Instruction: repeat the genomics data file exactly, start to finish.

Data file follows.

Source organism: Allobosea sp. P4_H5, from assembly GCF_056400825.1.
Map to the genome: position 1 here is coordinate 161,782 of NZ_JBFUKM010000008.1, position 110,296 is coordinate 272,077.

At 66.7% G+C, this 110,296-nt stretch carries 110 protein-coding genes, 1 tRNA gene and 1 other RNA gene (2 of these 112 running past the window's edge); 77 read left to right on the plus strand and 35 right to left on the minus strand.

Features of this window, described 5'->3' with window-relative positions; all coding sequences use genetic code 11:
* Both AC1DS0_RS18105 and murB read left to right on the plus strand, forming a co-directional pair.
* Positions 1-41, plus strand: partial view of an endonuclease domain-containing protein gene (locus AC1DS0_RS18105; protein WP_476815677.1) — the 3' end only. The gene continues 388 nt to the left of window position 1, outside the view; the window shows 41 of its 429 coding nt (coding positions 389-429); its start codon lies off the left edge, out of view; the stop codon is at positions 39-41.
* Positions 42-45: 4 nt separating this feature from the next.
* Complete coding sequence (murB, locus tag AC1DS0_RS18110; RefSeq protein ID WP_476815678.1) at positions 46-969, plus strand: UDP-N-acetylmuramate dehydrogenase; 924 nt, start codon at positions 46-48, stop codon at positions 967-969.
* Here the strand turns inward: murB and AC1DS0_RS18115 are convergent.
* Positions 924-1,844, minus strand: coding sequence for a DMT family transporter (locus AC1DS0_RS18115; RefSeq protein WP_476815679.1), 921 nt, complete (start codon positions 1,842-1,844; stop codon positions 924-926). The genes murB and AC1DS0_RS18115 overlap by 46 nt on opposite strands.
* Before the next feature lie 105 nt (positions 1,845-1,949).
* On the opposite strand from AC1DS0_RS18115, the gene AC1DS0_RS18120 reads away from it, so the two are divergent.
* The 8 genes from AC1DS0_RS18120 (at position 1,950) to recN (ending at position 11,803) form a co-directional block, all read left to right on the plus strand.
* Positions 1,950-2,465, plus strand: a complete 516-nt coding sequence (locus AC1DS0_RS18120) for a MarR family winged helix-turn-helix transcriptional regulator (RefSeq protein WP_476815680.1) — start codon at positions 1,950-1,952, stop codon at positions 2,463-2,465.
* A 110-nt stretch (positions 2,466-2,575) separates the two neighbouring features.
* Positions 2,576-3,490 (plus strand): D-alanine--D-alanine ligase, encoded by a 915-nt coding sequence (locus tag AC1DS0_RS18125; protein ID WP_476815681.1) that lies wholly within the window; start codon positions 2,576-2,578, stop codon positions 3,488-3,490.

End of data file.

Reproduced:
Source organism: Allobosea sp. P4_H5, from assembly GCF_056400825.1.
Map to the genome: position 1 here is coordinate 161,782 of NZ_JBFUKM010000008.1, position 110,296 is coordinate 272,077.

At 66.7% G+C, this 110,296-nt stretch carries 110 protein-coding genes, 1 tRNA gene and 1 other RNA gene (2 of these 112 running past the window's edge); 77 read left to right on the plus strand and 35 right to left on the minus strand.

Features of this window, described 5'->3' with window-relative positions; all coding sequences use genetic code 11:
* Both AC1DS0_RS18105 and murB read left to right on the plus strand, forming a co-directional pair.
* Positions 1-41, plus strand: partial view of an endonuclease domain-containing protein gene (locus AC1DS0_RS18105; protein WP_476815677.1) — the 3' end only. The gene continues 388 nt to the left of window position 1, outside the view; the window shows 41 of its 429 coding nt (coding positions 389-429); its start codon lies off the left edge, out of view; the stop codon is at positions 39-41.
* Positions 42-45: 4 nt separating this feature from the next.
* Complete coding sequence (murB, locus tag AC1DS0_RS18110; RefSeq protein ID WP_476815678.1) at positions 46-969, plus strand: UDP-N-acetylmuramate dehydrogenase; 924 nt, start codon at positions 46-48, stop codon at positions 967-969.
* Here the strand turns inward: murB and AC1DS0_RS18115 are convergent.
* Positions 924-1,844, minus strand: coding sequence for a DMT family transporter (locus AC1DS0_RS18115; RefSeq protein WP_476815679.1), 921 nt, complete (start codon positions 1,842-1,844; stop codon positions 924-926). The genes murB and AC1DS0_RS18115 overlap by 46 nt on opposite strands.
* Before the next feature lie 105 nt (positions 1,845-1,949).
* On the opposite strand from AC1DS0_RS18115, the gene AC1DS0_RS18120 reads away from it, so the two are divergent.
* The 8 genes from AC1DS0_RS18120 (at position 1,950) to recN (ending at position 11,803) form a co-directional block, all read left to right on the plus strand.
* Positions 1,950-2,465, plus strand: a complete 516-nt coding sequence (locus AC1DS0_RS18120) for a MarR family winged helix-turn-helix transcriptional regulator (RefSeq protein WP_476815680.1) — start codon at positions 1,950-1,952, stop codon at positions 2,463-2,465.
* A 110-nt stretch (positions 2,466-2,575) separates the two neighbouring features.
* Positions 2,576-3,490 (plus strand): D-alanine--D-alanine ligase, encoded by a 915-nt coding sequence (locus tag AC1DS0_RS18125; protein ID WP_476815681.1) that lies wholly within the window; start codon positions 2,576-2,578, stop codon positions 3,488-3,490.